With pent-up public demand and investors standing by, transmission and interconnection concerns remain the primary barriers to a significant increase in renewable energy deployment, panelists said during a Wednesday morning discussion hosted by the American Council on Renewable Energy (ACORE).
However, the U.S. appears to be on the cusp of meaningful transmission reform between infrastructure talks in Congress, Biden's Build Back Better plan, and FERC's recent advance notice of proposed rulemaking on transmission planning, according to Kevin Gresham, senior vice president of government relations and external affairs at RWE Renewables America.
"It's a really exciting time for the industry," Gresham said. "We need to focus our intention and work over the next really short period of time to get this underway."
Interconnection delays and insufficient transmission, not public support or access to financing, are now the top barriers to renewable energy expansion, according to speakers participating in the first day of ACORE's 2021 Virtual Grid Forum. Fortunately, they said, they see reason to believe change is on the horizon.
A transmission tax credit currently under consideration by Congress could bring immediate relief to 22 transmission projects that are currently stalled, potentially allowing those projects to be completed within the next five to six years, said Christina Hayes, vice president of federal regulatory affairs for Berkshire Hathaway Energy.
Pent-up demand, and even PPAs that are signed but cannot be built because of interconnection delays, could result in "monumental" levels of renewable energy deployment in 2022 and 2023 if Congress approves an infrastructure package and other policy actions go forward, according to Alex Daberko, managing director of infrastructure investment firm Starwood Energy Group.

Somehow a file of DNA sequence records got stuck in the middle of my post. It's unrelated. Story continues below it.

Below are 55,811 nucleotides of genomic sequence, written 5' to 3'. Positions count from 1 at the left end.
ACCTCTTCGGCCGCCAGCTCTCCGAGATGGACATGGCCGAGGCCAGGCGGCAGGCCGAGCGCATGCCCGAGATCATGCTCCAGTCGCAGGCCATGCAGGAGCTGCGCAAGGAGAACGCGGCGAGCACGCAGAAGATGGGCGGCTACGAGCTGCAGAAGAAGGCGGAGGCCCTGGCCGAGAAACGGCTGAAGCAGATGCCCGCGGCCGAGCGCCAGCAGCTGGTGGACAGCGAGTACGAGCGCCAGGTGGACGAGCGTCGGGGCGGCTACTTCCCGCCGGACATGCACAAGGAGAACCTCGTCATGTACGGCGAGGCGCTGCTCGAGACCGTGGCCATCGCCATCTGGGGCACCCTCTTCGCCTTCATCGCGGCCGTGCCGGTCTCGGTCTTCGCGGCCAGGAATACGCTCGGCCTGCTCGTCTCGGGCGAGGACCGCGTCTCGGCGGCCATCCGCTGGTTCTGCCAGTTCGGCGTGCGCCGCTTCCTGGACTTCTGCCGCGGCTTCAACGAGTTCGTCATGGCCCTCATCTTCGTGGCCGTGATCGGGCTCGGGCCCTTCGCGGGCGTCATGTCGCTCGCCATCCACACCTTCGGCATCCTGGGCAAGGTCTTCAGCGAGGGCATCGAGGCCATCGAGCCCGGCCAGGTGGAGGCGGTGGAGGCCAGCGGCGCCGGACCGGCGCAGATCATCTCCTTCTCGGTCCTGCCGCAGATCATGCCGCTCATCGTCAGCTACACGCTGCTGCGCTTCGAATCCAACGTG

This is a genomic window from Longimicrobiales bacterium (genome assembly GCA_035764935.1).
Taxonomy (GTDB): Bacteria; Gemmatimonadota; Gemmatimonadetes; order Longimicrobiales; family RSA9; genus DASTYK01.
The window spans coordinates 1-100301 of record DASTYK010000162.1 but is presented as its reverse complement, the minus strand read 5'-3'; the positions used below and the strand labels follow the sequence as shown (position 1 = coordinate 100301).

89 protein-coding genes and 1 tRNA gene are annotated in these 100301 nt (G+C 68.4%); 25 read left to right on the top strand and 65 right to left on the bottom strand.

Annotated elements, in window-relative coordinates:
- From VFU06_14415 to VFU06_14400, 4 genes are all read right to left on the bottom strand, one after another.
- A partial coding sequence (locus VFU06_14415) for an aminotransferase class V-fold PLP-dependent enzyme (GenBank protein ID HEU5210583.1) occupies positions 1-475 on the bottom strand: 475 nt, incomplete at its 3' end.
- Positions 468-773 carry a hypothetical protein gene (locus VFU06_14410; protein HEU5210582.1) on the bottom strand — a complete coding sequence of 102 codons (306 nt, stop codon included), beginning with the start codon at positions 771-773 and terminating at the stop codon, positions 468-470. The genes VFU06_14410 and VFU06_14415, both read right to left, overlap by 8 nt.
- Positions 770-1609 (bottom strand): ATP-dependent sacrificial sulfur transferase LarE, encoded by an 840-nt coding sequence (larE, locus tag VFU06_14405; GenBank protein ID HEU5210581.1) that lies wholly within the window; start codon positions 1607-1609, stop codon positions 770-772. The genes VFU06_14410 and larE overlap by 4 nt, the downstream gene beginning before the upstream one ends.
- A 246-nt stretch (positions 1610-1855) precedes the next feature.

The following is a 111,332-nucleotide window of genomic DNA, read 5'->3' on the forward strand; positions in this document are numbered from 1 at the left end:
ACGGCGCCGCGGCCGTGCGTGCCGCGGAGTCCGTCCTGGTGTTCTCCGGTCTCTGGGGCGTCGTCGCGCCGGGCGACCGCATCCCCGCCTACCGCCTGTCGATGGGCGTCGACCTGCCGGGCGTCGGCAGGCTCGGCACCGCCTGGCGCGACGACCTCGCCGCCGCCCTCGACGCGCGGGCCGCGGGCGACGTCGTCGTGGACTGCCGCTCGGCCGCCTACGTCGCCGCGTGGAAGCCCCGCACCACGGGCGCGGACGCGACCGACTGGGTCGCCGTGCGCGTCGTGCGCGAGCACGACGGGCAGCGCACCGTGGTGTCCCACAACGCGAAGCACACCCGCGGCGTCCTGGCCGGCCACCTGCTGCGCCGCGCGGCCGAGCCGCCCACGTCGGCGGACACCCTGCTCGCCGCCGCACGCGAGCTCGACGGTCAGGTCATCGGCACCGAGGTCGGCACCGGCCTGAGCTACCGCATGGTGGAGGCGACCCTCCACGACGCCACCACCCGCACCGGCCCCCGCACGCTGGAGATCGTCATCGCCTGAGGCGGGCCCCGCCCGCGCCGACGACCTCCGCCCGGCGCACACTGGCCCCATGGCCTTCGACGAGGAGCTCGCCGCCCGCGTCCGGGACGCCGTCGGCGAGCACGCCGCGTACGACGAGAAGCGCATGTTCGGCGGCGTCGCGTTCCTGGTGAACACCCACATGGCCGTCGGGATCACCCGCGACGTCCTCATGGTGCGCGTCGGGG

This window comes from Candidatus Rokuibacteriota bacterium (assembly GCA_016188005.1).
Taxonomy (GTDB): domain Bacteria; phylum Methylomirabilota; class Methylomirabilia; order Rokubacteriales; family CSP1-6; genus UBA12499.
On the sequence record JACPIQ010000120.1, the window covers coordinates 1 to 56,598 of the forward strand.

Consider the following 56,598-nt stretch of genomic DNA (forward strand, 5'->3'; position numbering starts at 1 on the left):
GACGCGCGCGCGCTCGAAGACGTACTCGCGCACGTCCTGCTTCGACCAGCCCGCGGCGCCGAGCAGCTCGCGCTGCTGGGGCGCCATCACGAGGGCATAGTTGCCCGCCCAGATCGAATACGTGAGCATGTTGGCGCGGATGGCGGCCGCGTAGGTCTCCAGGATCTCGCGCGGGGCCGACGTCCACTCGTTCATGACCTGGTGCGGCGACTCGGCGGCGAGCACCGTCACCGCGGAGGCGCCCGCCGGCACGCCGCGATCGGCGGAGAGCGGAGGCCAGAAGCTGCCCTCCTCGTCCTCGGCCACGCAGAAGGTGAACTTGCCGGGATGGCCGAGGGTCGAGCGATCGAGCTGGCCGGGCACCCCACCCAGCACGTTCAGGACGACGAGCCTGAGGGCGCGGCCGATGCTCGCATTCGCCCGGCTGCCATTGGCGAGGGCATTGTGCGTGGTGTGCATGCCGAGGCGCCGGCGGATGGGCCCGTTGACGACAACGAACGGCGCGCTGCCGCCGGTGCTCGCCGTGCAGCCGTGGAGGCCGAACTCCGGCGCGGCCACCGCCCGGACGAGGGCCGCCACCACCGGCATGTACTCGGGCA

"We think that might open the flood gates to a lot of projects that have been caught in a bit of purgatory," Daberko said.
As a customer looking to buy renewable energy, Steve Chriss, director of energy services for Walmart, said transmission infrastructure is increasingly top of mind. It's not just the interconnection delays, he said, but growing concerns about reliability and resilience in the event of emergencies. Walmart aims to decarbonize its operations by 2040, he said, which will require a significant expansion of its electrical demand as it moves away from natural gas and propane and electrifies its refrigeration and logistics equipment. Reliable electric service is critical to those goals, he said.
Chriss said Walmart could be open to future PPAs that include private transmission projects to ensure this reliability component, but said that overall the retail company believes "customers should not have to take reliability and resilience into their own hands."
"The concept of an adder or something special for a special project is '2019 thinking,'" Chriss said. "The goal for corporate procurement should be to get to the point where we don't need to do corporate procurement, because the steady state is clean."
There is still some room to work out the implementation details and how a potential infrastructure package would interface with state policies, Daberko said. Chriss also noted a need for more focus on cooperatives, municipal utilities, and smaller regional utilities.
But on the whole, Hayes said, it was difficult to find significant gaps in the policies currently being discussed.
"There's so much happening right now it feels like the pressure is to find where the gap is, but the truth is this is a long haul industry, and transmission is an iterative process," Hayes said. "We don't have to solve all the problems today."